MEASURES proposed in the 2020 Budget, which include tax cuts and incentives for job creation, have primed productive sectors for growth, with captains of industry optimistic the economy is heading in a new direction.
In the Budget, themed “Gearing for Higher Productivity, Growth and Job Creation”, Finance and Economic Development Minister Professor Mthuli Ncube announced the end of austerity.
He then ushered in a new era for ramping up production in all major sectors of the economy.
A landmark policy that will see companies receiving incentives for generating jobs for youths, under the age of 30, is expected to be a game-changer for the young productive ages.
Professor Ncube unveiled a plethora of tax relief measures that will cushion both large and small business from punitive taxes.
The minister reviewed the 2 percent Intermediated Money Tax Transfer on all electronic money transactions from $20 to $100 and the maximum tax payable per transaction by corporates from the current $15 000 to $25 000 on transactions exceeding $1,25 million.
Professor Ncube also reduced corporate tax from 25 percent to 24 percent as he noted that enhanced productivity and economic growth requires substantial investment in capital equipment, improved production techniques and modern technology.
Also, the Value Added Tax standard rate went down from 15 percent to 14,5 percent in a move that will lower costs for businesses.
Speaking at the Zimpapers Television Network and ZBC post-Budget breakfast meeting in Harare on Friday, Professor Ncube promised exciting times for youths with regard to job creation.
“We have been very specific in terms of job creation, where companies will receive tax credits for employing the youths, for at least 12 months.
“We really want to push employment among the youth and also to push youth and entrepreneurship and support their venture fund,” he said.
Professor Ncube also launched the National Venture Capital Fund that seeks to increase economic opportunities and participation by Zimbabwean youth in national development.
In his Budget statement, he said: “On its part, Government, through the 2020 Budget, is committing aside $500 million for this fund.
“The fund will provide affordable loans to young entrepreneurs including those engaged in production, that way encouraging them to be job creators and not job seekers.”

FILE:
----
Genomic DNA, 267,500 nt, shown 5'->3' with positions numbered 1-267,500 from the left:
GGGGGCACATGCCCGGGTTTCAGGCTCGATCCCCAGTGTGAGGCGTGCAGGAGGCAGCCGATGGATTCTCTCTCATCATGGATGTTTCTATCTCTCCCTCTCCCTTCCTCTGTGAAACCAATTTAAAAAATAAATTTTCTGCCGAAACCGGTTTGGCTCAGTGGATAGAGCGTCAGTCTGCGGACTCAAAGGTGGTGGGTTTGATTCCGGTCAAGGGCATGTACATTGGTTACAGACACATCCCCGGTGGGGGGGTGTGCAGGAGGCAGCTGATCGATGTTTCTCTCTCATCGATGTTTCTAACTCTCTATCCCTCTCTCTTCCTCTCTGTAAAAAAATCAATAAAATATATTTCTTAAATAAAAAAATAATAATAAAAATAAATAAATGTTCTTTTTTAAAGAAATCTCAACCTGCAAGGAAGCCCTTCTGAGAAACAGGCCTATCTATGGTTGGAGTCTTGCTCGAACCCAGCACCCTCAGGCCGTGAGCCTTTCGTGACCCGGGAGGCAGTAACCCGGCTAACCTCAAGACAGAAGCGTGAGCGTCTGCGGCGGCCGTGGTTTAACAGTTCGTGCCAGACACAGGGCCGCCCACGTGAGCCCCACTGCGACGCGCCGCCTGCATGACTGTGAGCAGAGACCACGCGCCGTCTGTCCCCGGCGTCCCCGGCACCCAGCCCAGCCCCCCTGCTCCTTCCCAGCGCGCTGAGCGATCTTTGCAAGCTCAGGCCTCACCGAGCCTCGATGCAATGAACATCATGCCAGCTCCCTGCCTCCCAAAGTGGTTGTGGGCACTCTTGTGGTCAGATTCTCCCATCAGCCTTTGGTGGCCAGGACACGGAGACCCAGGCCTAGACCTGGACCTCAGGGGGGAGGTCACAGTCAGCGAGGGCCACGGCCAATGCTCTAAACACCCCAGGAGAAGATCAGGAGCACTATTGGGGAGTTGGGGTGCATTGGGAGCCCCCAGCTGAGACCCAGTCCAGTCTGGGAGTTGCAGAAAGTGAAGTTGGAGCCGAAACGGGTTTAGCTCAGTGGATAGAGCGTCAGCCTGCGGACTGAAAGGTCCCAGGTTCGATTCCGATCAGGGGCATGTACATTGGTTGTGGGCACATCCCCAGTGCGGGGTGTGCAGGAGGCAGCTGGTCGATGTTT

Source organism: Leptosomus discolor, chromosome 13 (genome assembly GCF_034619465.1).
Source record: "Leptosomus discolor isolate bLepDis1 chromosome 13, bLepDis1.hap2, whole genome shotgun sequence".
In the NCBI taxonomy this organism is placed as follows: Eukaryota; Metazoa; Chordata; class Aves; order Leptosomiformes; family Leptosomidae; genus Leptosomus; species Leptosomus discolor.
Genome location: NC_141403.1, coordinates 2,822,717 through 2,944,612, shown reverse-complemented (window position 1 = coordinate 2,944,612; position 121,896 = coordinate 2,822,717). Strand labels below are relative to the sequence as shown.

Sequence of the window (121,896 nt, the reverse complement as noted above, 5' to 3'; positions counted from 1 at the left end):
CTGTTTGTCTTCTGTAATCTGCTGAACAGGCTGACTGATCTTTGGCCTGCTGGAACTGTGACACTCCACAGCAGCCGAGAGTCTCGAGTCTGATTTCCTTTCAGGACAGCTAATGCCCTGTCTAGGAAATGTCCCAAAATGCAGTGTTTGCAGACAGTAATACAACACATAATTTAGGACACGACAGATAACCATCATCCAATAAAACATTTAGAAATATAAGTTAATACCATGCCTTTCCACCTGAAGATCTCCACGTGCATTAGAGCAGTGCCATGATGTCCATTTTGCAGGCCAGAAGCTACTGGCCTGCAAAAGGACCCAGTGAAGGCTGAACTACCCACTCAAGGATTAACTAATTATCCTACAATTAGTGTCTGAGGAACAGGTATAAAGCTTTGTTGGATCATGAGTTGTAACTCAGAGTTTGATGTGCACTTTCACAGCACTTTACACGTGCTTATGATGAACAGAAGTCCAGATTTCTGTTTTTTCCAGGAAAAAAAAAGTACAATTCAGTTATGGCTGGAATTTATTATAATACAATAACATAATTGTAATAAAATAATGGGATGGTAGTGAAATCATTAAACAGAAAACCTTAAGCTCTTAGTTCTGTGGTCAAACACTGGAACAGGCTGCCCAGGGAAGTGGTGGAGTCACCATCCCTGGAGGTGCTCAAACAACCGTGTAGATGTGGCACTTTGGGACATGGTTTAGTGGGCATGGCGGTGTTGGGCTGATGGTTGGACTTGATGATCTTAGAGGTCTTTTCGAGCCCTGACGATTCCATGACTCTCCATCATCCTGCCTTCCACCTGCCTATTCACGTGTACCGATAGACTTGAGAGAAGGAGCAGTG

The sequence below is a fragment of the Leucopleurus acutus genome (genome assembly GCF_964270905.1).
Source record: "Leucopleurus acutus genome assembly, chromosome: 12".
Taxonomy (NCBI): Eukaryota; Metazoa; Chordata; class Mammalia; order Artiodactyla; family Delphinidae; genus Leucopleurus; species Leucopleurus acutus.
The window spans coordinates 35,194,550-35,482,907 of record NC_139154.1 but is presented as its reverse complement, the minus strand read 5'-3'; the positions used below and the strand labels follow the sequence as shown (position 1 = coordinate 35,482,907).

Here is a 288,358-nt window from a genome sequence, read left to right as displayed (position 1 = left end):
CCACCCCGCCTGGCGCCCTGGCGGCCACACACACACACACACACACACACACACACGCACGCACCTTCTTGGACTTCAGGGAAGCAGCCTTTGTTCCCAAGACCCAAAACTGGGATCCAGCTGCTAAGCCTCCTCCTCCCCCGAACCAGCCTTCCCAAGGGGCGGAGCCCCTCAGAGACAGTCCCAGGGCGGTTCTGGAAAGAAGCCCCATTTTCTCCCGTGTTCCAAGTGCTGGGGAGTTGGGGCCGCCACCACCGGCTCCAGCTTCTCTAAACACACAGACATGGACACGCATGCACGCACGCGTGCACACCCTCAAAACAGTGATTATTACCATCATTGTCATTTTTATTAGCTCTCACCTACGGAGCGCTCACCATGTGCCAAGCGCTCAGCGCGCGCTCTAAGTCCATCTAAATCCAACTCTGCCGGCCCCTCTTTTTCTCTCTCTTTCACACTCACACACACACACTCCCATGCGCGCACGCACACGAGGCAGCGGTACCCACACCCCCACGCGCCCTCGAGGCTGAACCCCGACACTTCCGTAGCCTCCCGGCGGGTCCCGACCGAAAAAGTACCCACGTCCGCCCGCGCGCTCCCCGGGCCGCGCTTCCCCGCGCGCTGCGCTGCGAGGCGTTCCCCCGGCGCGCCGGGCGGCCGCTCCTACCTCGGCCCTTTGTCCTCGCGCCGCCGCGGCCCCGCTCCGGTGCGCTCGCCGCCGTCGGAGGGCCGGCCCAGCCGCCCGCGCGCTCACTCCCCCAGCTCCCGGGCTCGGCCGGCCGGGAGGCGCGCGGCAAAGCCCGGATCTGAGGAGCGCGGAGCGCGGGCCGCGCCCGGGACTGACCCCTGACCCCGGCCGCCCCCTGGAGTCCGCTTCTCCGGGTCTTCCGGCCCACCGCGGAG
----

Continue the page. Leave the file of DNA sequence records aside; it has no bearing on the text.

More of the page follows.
Confederation of Zimbabwe Industries (CZI) chief executive officer Ms Sekai Kuvakira said the Budget addressed issues that had been raised by industry.
“The Budget spoke to us. When we made our submissions before the Budget, we made a few objectives which we thought would make us gain ground, recover and position for growth,” she said.
“We also see evidence of the conversations that we have with Government over the years.
“The Budget noted that the interbank market is in its infancy and we hope that that recognition will translate into action to strengthen this market.”
Rebate facilities were also offered for manufacturers in sectors that include the textile industry, paint products, furniture and pharmaceuticals.
In the clothing industry, Professor Ncube extended the rebate by two years, in a move that will lower the cost of production.
Zimbabwe Clothing Manufacturers’ Association chairperson Mr Jeremy Youmans said renewal of the Clothing Manufacturers Rebate (CMR) for another two years was “very pleasing”.
“It is a fundamental support measure to enable us to compete against imported clothing and also to build capacity to enable exports,” he said.
“As part of the renewal, we have submitted to Government some enhancements to the current rebate scheme and we need to work with them now to get these implemented,” said Mr Youmans.
“The enhancements are part of a formal agreement between all industrialised sectors of the cotton to clothing value chain.
“They are the simplification of the requisites to comply with the rebate scheme, for SMEs, to ensure an inclusive scheme that promotes development from the bottom upwards.”
Mr Youmans said the new measures would promote value addition in the clothing industry.
“This enhancement ensures local production in the value chain is fully utilised and enables raw materials to be specifically classified.
“There is a commitment from the sector to work with Government and particularly Zimra to assist in improving import controls.
“We know that the enhanced CMR will have a significant positive impact on the sector and the whole value chain.”
In the motor vehicle industry, Government will incentivise production of vehicles through extending the suspension of duty on semi-knocked down kits for three years.
The diamond sector saw the reduction of the royalty rate from 15 percent to 10 percent.
In 2020, Zimbabwe’s economy is projected to record a 3 percent growth that will reverse the projected 6,5 percent economic contraction this year, which was largely a result of drought, Cyclone Idai and inflation.